Book Review: The New Chinese by Barry Li provides essential knowledge of modern China

The New Chinese are the Chinese people born on mainland China after 1949. The book of the same name is intended for Australian readers who don’t know a lot about China, but who are eager to learn; either for business or pleasure. Australia has become a hotspot for Chinese immigrants, your next hire or business deal could depend on this book.

“The rise of modern China, with the opening up of its economy, has been one of the most important developments in order ur lifetime. China has become the second largest economy in the world. Many of these new Chinese that have settled here in Australia, had a long journey to get here, yet few Australians understand how that journey came about”. Foreword from Glenda Korporaal (Associate Editor- Business, The Australian).

Barry Li, author, is a Chinese man who left China and studied in Australia. When he went back to China with his wife they found it transformed by an economic boom. With no life for them there (his Australian income was no match for the higher income in China), he turned around with his wife and created a family and home in Australia. Australia provides a fairer social climate and cleaner air.

Li wants to provide a book to bridge the gap between the China you think you know and the real China of today. It tells the story of the New China, and the China since the end of the Cultural Revolution (1989 – when the veil lifted and brought a happy, healthier living standard to China). It also looks at how this new generation of Chinese migrants have found their place in Australian society.

A common theme for Li’s generation is that his parents worked, and Li often spent his childhood away from his parents. They lived through the One Child Policy, that came about in 1979, and the World Trade Organisation, that China joined in 2001. His generation were well fed, overweight, and weren’t taught about Chinese politics and problems. A totally different generation than his parents.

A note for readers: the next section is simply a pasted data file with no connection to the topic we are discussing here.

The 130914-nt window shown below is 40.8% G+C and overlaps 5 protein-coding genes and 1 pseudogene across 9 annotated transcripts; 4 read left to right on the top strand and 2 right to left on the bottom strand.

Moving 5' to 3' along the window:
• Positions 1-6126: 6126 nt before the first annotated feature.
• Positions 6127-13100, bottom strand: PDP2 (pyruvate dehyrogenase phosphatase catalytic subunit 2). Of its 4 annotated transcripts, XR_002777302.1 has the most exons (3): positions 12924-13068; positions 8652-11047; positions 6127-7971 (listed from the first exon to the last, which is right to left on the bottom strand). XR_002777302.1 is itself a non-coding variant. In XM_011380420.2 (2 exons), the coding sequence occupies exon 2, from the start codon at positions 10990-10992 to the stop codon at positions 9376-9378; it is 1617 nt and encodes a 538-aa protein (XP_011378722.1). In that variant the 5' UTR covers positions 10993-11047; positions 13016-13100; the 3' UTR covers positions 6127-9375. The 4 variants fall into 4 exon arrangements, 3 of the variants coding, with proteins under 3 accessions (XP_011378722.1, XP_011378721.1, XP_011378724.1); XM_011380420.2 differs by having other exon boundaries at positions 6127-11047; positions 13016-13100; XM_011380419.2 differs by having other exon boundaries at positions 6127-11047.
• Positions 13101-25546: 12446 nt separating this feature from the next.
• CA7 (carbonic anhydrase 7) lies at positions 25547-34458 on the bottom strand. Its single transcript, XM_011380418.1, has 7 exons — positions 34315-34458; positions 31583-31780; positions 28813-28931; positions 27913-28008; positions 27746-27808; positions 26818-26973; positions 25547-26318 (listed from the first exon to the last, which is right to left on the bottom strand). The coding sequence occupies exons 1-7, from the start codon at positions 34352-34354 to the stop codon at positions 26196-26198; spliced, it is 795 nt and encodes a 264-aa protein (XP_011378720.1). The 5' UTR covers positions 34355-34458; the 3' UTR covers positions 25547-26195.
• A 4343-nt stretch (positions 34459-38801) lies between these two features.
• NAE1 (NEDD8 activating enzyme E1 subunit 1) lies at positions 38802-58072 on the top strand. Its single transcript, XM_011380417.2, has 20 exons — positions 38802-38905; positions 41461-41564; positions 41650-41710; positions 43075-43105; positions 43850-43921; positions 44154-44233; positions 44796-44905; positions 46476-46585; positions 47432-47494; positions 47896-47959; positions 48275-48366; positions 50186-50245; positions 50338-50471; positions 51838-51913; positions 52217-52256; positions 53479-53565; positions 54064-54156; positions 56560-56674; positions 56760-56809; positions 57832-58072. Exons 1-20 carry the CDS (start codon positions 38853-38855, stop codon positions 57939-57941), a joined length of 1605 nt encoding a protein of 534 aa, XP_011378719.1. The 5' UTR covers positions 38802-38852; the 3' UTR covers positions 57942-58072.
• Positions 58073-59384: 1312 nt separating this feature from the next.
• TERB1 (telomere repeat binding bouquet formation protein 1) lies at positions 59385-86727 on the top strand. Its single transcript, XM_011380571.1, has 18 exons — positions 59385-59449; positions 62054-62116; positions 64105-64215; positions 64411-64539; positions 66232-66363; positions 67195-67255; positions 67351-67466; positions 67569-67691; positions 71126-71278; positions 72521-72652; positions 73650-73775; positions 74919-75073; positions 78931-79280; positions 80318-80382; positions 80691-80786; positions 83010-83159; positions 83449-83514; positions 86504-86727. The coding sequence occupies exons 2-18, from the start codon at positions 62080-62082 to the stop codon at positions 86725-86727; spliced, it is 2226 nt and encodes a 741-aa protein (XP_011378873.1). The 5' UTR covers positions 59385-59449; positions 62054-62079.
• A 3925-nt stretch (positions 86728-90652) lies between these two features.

The New Chinese is portioned into chapters focusing on certain subjects, with chapter summaries at the end, for example: Why to learn Mandarin over Chinese language; the Rich and the Poor; How to sell to the Chinese; How to navigate the cultural differences between Australia and China, and how Chinese consumers and investors spend their wealth.

Read about bribery, pandas, Tibet, folk religion, Confucius – it’s all there to be discovered in this guide to the history, culture and mindset of Chinese migrants in Australia, and of the new China. Naturally, politics can’t be avoided, though it was interesting to read that the Chinese are indifferent to politics. If you read The New Chinese you’ll also find out why the Chinese don’t like fake versions of handbags, or  why they don’t like to illegally download. The reasons behind which will provide a different approach to go about doing business with the Chinese. Learn about how the Chinese buy property here in Australia and how they’re contributing to Australia’s economy.

If you feel surrounded by Chinese people, or you find that your life is impacted by the Chinese, or even if you wish to seek profit from trading with the Chinese, then you need to read this book and seek knowledge from modern China.

The New Chinese is available Now through Wiley at the RRP $29.99